Learner-centred methods in ESL

Learner-centred methods in ESL

Anastasia Yakovleva points out several ways to create an encouraging, student-friendly environment. 

Empowerment, personalisation, authenticity. These ELT-buzzwords are among many others that have appeared to sharply reframe the way we teach, learn and collaborate with our students and colleagues. You’ve probably noticed them not once while browsing through the books on methodology and listening to CDP coaches. 

Having been in the same situation, I started wondering if they’re used just to beautify teaching mundane: daily lesson preparation, a feverish hunt for engaging and applicable materials which will make my students thrilled to bits, meetings with parents… Let’s add regular homework check-ups, revise&check lessons and occasional teacher training courses when possible. 

Don’t get me wrong — I’ve never been happier living this life, helping my students and seeing how their faces are glowing with newly acquired knowledge, even a bit of it. On top of that, there’s been a feeling that it’s time to put them into the limelight. What helped my wish come true and realize the real value of the fancy words mentioned is called a learner-centred approach. 

The chase for classroom freedom

Previously we refreshed some of the methods, in which teachers are a leading light. They are effective and they do help teachers as well as their students to achieve learning goals. However, different approaches serve different goals and outcomes. 

Teacher-centred methods of instruction may set some limitations to the lessons’ scenarios, preventing students from acting more openly and less formally with the teacher and peers. What is more, it’s always a teacher who is brainstorming and processing information, making it more a ready-made product rather than a set of hints for a student’s personal learning investigation. The latter option, an essential element of the learner-centred approach, opens up a door to the world in which ideas, experience and knowledge are brought by students to their classrooms. Be ready to listen and try to soak up everything as they share something that eventually empowers your teaching.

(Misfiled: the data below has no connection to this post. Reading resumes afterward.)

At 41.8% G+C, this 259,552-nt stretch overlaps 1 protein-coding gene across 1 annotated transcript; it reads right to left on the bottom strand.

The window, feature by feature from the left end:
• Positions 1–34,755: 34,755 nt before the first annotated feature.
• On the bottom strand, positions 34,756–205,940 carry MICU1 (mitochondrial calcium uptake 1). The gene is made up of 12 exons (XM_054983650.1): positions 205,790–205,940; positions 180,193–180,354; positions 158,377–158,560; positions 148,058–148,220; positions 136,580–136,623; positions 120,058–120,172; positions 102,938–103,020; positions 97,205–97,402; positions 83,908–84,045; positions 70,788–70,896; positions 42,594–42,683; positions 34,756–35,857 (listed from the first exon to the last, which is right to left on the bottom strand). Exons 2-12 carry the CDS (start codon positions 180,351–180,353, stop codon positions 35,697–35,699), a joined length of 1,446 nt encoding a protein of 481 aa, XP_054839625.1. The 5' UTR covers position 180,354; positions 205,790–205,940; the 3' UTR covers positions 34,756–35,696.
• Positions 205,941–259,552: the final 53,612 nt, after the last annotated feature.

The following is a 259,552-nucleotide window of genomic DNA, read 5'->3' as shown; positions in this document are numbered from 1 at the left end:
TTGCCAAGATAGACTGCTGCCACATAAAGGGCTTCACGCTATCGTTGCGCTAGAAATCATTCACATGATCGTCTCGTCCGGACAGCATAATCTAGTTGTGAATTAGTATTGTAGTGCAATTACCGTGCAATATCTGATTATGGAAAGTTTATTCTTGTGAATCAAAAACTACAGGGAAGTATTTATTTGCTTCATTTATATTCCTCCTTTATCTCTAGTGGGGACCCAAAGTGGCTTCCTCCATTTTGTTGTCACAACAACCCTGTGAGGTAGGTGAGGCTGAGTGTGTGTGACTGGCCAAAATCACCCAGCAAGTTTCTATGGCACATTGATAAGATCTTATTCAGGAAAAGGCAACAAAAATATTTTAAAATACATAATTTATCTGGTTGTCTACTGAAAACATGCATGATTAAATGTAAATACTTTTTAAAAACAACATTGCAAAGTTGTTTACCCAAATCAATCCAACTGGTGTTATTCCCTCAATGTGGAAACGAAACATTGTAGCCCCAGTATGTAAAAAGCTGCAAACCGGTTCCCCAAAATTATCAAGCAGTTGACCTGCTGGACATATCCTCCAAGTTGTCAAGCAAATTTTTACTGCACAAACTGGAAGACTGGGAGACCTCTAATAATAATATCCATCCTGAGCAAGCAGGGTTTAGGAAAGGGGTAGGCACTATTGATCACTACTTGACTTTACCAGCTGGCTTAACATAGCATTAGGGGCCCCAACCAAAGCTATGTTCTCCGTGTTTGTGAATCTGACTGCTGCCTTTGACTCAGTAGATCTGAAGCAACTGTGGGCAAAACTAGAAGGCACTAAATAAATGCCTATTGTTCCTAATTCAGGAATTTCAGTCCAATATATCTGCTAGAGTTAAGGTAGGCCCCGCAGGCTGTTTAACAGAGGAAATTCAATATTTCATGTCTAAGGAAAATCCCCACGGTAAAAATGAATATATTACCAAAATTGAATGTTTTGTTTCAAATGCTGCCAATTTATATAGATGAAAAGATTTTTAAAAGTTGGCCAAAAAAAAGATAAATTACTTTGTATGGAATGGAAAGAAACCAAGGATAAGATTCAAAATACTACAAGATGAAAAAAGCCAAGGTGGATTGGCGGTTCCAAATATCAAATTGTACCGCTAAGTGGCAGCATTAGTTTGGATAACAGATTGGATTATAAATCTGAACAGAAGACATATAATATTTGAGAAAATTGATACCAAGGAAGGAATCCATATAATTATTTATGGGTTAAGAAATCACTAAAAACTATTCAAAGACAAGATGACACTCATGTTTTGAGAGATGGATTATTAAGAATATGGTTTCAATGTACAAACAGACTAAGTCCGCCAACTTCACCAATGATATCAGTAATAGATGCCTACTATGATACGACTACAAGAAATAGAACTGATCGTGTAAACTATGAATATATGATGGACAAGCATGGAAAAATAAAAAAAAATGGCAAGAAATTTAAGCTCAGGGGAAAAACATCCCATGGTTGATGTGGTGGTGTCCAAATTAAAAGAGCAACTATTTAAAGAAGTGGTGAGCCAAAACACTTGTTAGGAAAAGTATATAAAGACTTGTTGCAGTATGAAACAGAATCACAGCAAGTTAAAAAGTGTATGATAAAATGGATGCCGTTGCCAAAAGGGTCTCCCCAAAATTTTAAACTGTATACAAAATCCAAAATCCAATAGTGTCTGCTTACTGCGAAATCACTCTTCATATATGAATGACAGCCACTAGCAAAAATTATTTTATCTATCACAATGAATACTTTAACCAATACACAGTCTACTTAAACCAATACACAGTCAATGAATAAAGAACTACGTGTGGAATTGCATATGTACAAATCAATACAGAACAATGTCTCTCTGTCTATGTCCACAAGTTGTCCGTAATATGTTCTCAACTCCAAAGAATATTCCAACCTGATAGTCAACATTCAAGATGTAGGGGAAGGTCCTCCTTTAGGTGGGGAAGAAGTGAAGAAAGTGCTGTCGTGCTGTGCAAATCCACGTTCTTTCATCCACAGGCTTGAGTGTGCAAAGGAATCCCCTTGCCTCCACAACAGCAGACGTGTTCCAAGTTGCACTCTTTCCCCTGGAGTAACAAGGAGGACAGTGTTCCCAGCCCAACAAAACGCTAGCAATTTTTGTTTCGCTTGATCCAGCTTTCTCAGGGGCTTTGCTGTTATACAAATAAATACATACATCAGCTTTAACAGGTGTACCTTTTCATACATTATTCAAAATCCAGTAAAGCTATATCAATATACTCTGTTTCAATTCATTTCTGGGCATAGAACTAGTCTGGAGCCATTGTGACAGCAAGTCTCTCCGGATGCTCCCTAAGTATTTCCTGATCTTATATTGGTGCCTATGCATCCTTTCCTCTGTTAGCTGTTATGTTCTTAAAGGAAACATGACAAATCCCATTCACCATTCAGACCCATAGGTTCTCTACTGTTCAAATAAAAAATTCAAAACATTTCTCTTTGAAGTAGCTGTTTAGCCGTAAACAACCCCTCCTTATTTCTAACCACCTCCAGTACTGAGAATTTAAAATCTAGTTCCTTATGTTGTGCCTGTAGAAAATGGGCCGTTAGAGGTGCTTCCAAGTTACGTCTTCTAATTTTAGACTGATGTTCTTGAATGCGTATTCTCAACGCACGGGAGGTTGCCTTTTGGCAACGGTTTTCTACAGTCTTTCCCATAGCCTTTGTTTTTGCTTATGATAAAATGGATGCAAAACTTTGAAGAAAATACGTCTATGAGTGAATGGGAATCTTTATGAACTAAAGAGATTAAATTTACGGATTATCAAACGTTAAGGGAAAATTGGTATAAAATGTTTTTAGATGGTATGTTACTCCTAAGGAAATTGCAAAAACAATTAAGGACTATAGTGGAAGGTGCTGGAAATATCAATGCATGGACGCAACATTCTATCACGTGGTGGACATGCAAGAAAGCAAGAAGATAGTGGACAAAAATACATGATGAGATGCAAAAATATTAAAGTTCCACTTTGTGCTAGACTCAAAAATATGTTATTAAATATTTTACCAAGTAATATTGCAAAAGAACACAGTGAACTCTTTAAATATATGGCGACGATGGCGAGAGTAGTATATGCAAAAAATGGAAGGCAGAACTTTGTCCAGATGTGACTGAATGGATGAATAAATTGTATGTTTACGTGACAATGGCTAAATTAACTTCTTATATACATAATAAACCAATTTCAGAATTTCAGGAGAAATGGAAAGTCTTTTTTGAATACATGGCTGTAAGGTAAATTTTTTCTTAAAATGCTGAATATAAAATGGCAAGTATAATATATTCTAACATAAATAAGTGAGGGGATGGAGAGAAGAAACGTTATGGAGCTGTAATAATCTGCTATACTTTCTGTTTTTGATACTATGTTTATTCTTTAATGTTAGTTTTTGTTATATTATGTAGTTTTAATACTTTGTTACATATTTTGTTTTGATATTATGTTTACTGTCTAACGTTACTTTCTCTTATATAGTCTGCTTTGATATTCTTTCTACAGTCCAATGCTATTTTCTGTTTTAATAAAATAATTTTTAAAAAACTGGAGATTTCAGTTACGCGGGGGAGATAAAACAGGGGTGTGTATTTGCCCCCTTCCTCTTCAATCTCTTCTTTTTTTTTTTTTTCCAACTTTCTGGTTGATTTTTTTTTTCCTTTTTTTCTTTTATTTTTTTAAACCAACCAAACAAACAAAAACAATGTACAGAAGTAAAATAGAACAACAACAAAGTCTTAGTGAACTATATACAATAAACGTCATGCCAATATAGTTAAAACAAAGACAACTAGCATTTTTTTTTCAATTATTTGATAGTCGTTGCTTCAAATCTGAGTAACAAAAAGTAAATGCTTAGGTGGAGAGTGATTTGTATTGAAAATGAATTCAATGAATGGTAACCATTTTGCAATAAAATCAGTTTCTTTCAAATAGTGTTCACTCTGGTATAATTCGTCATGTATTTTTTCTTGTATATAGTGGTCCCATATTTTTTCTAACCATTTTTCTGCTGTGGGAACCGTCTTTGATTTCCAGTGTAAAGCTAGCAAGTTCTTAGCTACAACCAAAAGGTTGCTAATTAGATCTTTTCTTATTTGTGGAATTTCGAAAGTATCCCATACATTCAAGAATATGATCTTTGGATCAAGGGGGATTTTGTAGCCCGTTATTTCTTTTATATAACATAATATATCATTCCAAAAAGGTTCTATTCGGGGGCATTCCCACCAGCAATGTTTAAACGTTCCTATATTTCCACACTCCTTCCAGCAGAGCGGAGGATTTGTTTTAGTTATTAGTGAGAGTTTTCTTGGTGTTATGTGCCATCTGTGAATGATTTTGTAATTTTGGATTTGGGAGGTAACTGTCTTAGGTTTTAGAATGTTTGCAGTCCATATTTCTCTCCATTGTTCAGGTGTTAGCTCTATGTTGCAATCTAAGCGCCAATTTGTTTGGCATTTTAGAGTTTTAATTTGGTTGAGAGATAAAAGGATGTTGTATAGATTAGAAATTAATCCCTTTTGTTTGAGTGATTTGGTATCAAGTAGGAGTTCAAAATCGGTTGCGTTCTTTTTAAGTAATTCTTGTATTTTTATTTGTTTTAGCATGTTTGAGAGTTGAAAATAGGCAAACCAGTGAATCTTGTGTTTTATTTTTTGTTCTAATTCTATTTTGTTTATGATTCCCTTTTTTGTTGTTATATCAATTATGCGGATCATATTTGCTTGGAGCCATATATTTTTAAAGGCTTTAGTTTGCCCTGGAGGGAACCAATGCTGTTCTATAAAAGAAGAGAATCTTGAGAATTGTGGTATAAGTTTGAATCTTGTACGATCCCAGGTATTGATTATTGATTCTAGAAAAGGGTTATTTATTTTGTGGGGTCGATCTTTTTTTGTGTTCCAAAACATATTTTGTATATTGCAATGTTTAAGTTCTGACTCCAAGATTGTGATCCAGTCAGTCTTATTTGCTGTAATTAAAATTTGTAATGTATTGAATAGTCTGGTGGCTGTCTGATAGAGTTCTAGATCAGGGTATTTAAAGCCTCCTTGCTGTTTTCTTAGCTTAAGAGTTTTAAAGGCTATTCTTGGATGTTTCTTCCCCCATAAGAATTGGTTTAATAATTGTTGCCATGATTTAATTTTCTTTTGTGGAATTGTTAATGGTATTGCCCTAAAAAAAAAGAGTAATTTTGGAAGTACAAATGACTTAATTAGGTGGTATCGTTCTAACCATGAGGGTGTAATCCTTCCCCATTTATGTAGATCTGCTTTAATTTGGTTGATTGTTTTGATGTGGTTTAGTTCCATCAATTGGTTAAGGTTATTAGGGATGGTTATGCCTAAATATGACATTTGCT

How to recognize the learner-centred classroom 

  1. It enables active learning by giving students room for interaction through problem-solving tasks and brainstorming sessions in order to debate over the possible solution(s). Classroom cooperation here is a vital tool to establish efficiently working communication among all the learners and a teacher;
  2. By switching focus from an educator to students, learner-centred teaching not only provides a greater level of classroom autonomy but motivates learners to reflect on the level of comprehension of the target language and identify each topic’s relevance for the educational process;
  3. Language acquisition challenges become an essential part of every lesson’s agenda, and learners are encouraged to formulate and answer each other’s questions, discuss and explain reasons for the stance they have on something with a minimum of a teacher’s intervention. 

There are several models of student-centred teaching, though the basic methodological framework remains the same: learners as active agents bring more dynamic into a classroom environment. Let’s recap some of them. 

Inquiry-based learning: pulling the trigger of students’ curiosity 

Based on posing questions to be discussed and issues to be solved, it goes far beyond simple Q&A sessions to let learners be more enthusiastic and immersed in a discussion. However, awakening interest is no mean feat for teachers: yes, they need to be less active, but it does not mean ghosting students completely and letting the lesson go with the flow. In fact, the teacher may possess the following roles: 

  • facilitator, 
  • role model,
  • delegator.